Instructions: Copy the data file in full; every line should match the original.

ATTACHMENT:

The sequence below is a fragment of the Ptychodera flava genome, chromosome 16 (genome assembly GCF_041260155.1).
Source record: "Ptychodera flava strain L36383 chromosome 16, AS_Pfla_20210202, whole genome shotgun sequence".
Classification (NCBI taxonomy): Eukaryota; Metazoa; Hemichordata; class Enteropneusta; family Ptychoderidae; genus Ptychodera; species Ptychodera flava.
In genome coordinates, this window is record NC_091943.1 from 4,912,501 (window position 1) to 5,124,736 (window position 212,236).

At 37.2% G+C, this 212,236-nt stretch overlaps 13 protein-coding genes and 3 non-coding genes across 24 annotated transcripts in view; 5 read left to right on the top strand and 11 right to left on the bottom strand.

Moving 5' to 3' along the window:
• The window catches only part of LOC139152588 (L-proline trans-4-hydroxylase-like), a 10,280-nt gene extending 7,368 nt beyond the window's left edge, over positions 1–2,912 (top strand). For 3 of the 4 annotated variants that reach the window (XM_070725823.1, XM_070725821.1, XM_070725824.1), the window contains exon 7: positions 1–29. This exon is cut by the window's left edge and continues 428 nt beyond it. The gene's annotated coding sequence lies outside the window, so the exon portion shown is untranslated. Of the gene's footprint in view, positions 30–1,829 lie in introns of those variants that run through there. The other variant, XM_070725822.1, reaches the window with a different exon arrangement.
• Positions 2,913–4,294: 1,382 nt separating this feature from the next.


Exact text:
The sequence below is a fragment of the Ptychodera flava genome, chromosome 16 (genome assembly GCF_041260155.1).
Source record: "Ptychodera flava strain L36383 chromosome 16, AS_Pfla_20210202, whole genome shotgun sequence".
Classification (NCBI taxonomy): Eukaryota; Metazoa; Hemichordata; class Enteropneusta; family Ptychoderidae; genus Ptychodera; species Ptychodera flava.
In genome coordinates, this window is record NC_091943.1 from 4,912,501 (window position 1) to 5,124,736 (window position 212,236).

At 37.2% G+C, this 212,236-nt stretch overlaps 13 protein-coding genes and 3 non-coding genes across 24 annotated transcripts in view; 5 read left to right on the top strand and 11 right to left on the bottom strand.

Moving 5' to 3' along the window:
• The window catches only part of LOC139152588 (L-proline trans-4-hydroxylase-like), a 10,280-nt gene extending 7,368 nt beyond the window's left edge, over positions 1–2,912 (top strand). For 3 of the 4 annotated variants that reach the window (XM_070725823.1, XM_070725821.1, XM_070725824.1), the window contains exon 7: positions 1–29. This exon is cut by the window's left edge and continues 428 nt beyond it. The gene's annotated coding sequence lies outside the window, so the exon portion shown is untranslated. Of the gene's footprint in view, positions 30–1,829 lie in introns of those variants that run through there. The other variant, XM_070725822.1, reaches the window with a different exon arrangement.
• Positions 2,913–4,294: 1,382 nt separating this feature from the next.